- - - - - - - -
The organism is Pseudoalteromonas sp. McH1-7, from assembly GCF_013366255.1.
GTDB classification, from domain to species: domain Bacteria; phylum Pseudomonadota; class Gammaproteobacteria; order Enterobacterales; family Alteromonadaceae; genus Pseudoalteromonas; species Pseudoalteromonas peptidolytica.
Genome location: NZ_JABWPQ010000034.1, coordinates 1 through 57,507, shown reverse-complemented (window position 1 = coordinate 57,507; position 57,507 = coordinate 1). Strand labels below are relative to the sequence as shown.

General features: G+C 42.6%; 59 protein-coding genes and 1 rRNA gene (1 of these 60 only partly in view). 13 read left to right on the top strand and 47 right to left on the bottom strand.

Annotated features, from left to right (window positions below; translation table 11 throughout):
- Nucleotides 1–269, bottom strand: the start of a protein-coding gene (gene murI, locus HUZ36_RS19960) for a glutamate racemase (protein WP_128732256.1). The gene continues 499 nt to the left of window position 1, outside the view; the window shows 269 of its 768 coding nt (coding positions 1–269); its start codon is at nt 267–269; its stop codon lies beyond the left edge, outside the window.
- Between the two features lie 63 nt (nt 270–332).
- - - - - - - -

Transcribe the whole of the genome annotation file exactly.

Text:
The organism is Pseudoalteromonas sp. McH1-7, from assembly GCF_013366255.1.
GTDB classification, from domain to species: domain Bacteria; phylum Pseudomonadota; class Gammaproteobacteria; order Enterobacterales; family Alteromonadaceae; genus Pseudoalteromonas; species Pseudoalteromonas peptidolytica.
Genome location: NZ_JABWPQ010000034.1, coordinates 1 through 57,507, shown reverse-complemented (window position 1 = coordinate 57,507; position 57,507 = coordinate 1). Strand labels below are relative to the sequence as shown.

General features: G+C 42.6%; 59 protein-coding genes and 1 rRNA gene (1 of these 60 only partly in view). 13 read left to right on the top strand and 47 right to left on the bottom strand.

Annotated features, from left to right (window positions below; translation table 11 throughout):
- Nucleotides 1–269, bottom strand: the start of a protein-coding gene (gene murI, locus HUZ36_RS19960) for a glutamate racemase (protein WP_128732256.1). The gene continues 499 nt to the left of window position 1, outside the view; the window shows 269 of its 768 coding nt (coding positions 1–269); its start codon is at nt 267–269; its stop codon lies beyond the left edge, outside the window.
- Between the two features lie 63 nt (nt 270–332).